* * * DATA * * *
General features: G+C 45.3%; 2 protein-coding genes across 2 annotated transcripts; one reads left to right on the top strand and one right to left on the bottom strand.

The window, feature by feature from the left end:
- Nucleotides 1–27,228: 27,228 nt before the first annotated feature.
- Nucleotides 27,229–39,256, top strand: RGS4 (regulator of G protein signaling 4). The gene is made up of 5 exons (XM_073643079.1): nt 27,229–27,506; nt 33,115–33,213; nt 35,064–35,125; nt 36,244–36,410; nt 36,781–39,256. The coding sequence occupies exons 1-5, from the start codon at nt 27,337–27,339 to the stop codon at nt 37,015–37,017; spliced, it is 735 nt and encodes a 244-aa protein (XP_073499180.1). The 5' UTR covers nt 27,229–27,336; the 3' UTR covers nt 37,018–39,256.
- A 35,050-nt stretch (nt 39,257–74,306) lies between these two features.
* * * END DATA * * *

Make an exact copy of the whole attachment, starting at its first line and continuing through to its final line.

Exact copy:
General features: G+C 45.3%; 2 protein-coding genes across 2 annotated transcripts; one reads left to right on the top strand and one right to left on the bottom strand.

The window, feature by feature from the left end:
- Nucleotides 1–27,228: 27,228 nt before the first annotated feature.
- Nucleotides 27,229–39,256, top strand: RGS4 (regulator of G protein signaling 4). The gene is made up of 5 exons (XM_073643079.1): nt 27,229–27,506; nt 33,115–33,213; nt 35,064–35,125; nt 36,244–36,410; nt 36,781–39,256. The coding sequence occupies exons 1-5, from the start codon at nt 27,337–27,339 to the stop codon at nt 37,015–37,017; spliced, it is 735 nt and encodes a 244-aa protein (XP_073499180.1). The 5' UTR covers nt 27,229–27,336; the 3' UTR covers nt 37,018–39,256.
- A 35,050-nt stretch (nt 39,257–74,306) lies between these two features.